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Archived Seat Projections

Ontario Opinion Polls Diverge
       
As we enter Week 3 of the Ontario election campaign, one of the most noteworthy surprises is how inconsistent the polls have been over the past two weeks. It isn't just that the polls have ranged from an 11 percentage-point Conservative lead to a seven-point Liberal lead (even wider if one screens for likelihood to vote), but the pattern has actually been bimodal. The two polls from Ipsos-Reid and one from Oracle have averaged a Conservative lead of close to 9 points, while those from Ekos and two from Innovative Research have a Liberal lead of over 6 points. Ironically, the pollster in the middle is Forum Research, which uses the controversial "robocall" (interactive voice response) approach to interviewing. The pollsters might not all be wrong, but they certainly can't all be right. A possible explanation for these diverging results could be the range of methodologies used. As the traditional assumptions of probability sampling are being replaced by variants of online sampling frames, necessitated by a declining response rates to phone interviews, such polling inconsistencies might become a bigger issue in the future. The seat projection below is based upon an aggregate sample of approximately 6000 respondents collected between May 2-15, in which the PC lead was just below one percentage point. The 2011 results are in parentheses.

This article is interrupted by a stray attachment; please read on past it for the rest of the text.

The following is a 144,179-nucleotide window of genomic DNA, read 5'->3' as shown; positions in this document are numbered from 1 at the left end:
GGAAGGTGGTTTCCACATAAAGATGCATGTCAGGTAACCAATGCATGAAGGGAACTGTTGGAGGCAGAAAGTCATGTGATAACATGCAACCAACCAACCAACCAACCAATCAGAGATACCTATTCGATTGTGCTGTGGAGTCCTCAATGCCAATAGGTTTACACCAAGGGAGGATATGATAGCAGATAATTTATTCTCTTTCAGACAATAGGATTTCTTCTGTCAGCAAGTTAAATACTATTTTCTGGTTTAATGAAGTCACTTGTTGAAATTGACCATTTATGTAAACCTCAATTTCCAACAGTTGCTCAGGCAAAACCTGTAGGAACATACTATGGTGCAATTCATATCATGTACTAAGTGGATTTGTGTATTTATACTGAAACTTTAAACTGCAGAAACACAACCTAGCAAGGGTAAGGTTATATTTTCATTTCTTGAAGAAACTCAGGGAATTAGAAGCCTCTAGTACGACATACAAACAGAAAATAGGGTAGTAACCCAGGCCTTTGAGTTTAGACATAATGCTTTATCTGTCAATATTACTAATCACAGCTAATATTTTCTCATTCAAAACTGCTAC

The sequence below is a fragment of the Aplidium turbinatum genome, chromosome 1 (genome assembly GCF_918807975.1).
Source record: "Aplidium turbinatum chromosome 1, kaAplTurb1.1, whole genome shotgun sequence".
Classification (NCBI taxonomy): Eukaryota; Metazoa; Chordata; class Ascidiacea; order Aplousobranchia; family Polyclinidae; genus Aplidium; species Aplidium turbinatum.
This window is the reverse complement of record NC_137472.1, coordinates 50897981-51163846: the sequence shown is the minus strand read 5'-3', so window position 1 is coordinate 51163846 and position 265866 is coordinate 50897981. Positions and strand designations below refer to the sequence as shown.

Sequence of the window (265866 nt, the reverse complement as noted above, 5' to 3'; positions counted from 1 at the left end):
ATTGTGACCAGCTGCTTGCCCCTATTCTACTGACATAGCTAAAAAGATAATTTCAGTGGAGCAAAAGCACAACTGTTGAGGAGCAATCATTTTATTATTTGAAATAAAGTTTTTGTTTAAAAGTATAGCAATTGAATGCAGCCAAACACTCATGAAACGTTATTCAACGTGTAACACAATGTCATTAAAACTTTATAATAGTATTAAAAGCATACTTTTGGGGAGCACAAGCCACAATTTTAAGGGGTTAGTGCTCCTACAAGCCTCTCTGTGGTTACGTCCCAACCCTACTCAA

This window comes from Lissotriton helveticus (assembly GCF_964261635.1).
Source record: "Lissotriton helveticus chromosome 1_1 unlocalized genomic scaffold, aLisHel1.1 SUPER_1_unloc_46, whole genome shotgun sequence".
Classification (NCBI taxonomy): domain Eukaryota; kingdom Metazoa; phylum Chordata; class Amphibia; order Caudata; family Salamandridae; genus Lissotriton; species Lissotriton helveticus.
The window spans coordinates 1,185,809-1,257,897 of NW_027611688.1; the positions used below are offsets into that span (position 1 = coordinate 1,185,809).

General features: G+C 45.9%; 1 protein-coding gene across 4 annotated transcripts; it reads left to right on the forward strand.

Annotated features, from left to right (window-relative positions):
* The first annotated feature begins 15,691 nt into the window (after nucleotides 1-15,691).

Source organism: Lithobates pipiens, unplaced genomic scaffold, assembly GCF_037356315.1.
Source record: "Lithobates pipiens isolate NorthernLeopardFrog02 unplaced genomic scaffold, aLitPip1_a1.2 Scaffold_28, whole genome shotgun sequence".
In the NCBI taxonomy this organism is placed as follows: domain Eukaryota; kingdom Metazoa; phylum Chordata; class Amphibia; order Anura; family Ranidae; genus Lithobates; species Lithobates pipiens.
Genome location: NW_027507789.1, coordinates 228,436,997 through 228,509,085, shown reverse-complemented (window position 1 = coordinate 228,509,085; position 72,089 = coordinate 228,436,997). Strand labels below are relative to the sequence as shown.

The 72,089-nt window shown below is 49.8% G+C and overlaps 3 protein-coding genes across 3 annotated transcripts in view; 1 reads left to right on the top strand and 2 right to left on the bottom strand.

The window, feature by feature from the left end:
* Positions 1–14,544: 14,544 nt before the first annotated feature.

Projected distribution of seats by party, released May 20, 2014

 
Ontario PC Logo 2010.jpg
Ontario Liberal Party
NONDP.PNG
Seat Projection
44
43
20
2011 Election
37
53
17
Toronto
0 (0)
16 (17)
6 (5)
GTA
4 (4)
13 (13)
1 (1)
Hamilton-Niag.
4 (3)
3 (4)
4 (4)
East
17 (14)
5 (8)
0 (0)
SouthWest
18 (15)
3 (7)
3 (2)
North
1 (1)
3 (4)
6 (5)

Note:

The 2011 election results are in brackets. The "regional swing model" is more fully explained in a paper originally prepared and presented by Dr. Barry Kay to the 1990 annual meeting of the Canadian Political Science Association, entitled "Improving Upon the Cube Law: A Regional Swing Model for Converting Canadian Popular Vote into Parliamentary Seats". It should be noted that the application of the model above does not make use of the "incumbency effect" described in that paper. In tests for past elections, using late campaign polls to project electoral outcomes, the model has proved to be accurate within an average of four seats per party since 1963. Readers interested in post-dictions for past federal elections dating back to 1963, for projections using pre-election polls dating back to the 1980 federal election and for three Ontario provincial elections, may contact me at bkay@wlu.ca.